How loss of smell in COVID-19 infection is different from that seen in the common cold or flu
People who have tested positive for COVID-19 have mostly presented with many different symptoms, ranging from a persistent fever, sore throat and cough to breathlessness and loss of smell and taste
People who have tested positive for COVID-19 infection have mostly presented with many different symptoms, ranging from a persistent fever, sore throat and cough to breathlessness and loss of smell and taste. A previous study published in the journal eLife showed than patients with COVID-19 infection are 27 times more likely to lose their sense of smell than experiencing a fever, thus it can be a better predictor of this infectious disease. But a similar loss of smell is observed in cases of the flu or a common cold. So how can one differentiate between the two?
In recent research, published in the journal Rhinology on 19 August 2020, some smell disorder experts from the University of East Anglia have shown how the loss of smell seen in COVID-19 infection differs from what is experienced during an upper respiratory tract infection.
Anosmia in COVID-19 positive people
Studies reveal that around 34 percent to 98 percent of people with COVID-19 infection suffer from loss of smell, which is medically called anosmia. In this study, the researchers tested the smelling and tasting capacity of 10 COVID-19 positive patients,10 people with a bad cold and 10 healthy people as a control group.
The results of the study showed that the loss of smell was more profound in COVID-19 patients. In their study, the scientists found that people with COVID-19 were not only unable to identify the smell but they could not differentiate between bitter and sweet taste, which was not present in people with a bad cold.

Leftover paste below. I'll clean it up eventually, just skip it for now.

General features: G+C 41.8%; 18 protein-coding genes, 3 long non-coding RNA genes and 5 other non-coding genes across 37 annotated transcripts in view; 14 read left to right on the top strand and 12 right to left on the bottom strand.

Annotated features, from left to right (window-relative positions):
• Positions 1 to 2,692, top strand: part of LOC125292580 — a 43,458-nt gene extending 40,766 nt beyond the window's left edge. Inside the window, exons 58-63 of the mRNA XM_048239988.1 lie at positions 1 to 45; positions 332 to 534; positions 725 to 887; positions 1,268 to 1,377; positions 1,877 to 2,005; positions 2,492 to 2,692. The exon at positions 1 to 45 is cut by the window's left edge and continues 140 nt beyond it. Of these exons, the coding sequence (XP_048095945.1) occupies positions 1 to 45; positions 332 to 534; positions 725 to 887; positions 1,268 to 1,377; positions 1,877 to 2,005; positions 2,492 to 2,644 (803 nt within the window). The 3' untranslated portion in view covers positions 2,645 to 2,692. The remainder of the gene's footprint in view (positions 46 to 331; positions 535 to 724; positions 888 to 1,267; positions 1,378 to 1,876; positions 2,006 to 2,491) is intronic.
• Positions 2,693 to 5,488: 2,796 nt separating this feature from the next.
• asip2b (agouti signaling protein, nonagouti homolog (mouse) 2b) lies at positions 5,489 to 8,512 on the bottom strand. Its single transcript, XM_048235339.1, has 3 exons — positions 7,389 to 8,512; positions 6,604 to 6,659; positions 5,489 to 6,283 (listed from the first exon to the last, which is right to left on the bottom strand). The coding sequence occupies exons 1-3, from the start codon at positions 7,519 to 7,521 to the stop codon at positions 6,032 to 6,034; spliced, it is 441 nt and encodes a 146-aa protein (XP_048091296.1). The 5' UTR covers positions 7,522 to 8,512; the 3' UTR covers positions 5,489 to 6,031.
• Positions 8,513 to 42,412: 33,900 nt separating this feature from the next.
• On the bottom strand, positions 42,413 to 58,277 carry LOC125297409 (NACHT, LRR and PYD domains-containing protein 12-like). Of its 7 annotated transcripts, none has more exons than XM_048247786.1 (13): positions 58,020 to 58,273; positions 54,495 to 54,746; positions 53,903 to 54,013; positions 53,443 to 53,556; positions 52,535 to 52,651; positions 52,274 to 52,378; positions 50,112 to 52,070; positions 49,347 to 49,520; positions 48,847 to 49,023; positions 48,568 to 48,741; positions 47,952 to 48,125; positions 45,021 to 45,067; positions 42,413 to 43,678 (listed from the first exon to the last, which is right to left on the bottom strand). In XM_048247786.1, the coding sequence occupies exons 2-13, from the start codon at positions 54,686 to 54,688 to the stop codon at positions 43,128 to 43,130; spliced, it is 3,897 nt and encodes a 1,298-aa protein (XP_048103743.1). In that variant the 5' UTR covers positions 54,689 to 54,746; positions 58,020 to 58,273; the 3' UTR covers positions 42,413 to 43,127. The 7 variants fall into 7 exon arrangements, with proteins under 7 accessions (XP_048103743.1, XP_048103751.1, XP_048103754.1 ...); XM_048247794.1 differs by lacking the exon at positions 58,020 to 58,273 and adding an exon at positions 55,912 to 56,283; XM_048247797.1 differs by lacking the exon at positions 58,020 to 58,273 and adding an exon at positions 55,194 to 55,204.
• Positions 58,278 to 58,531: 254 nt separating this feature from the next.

With this research, the scientists concluded that people with a bad cold would either present with a stuffed nose and clogged airway. However, in the case of people with COVID-19 infection, the loss of smell is believed to occur due to the spread of infection to the nervous system and olfactory nerves, so the person would not have a stuffed nose.
People with a bad cold may not be able to taste their food but would be able to distinguish between strong flavours like bitter and sweet. On the other hand, COVID-19 patients would present with a complete loss of taste.
Previous studies have also shown that while some of the COVID-19 patients may regain their sense of smell within 30 days, others may never get it back. In the case of cold and flu, the person usually gets back their sense of smell within a week.
The scientists believe that, with the help of this finding, doctors would be better equipped to tell COVID-19 patients apart from those who have a common cold or the flu.
For more information, read our article on Loss of sense of smell and taste also symptoms of COVID-19 .
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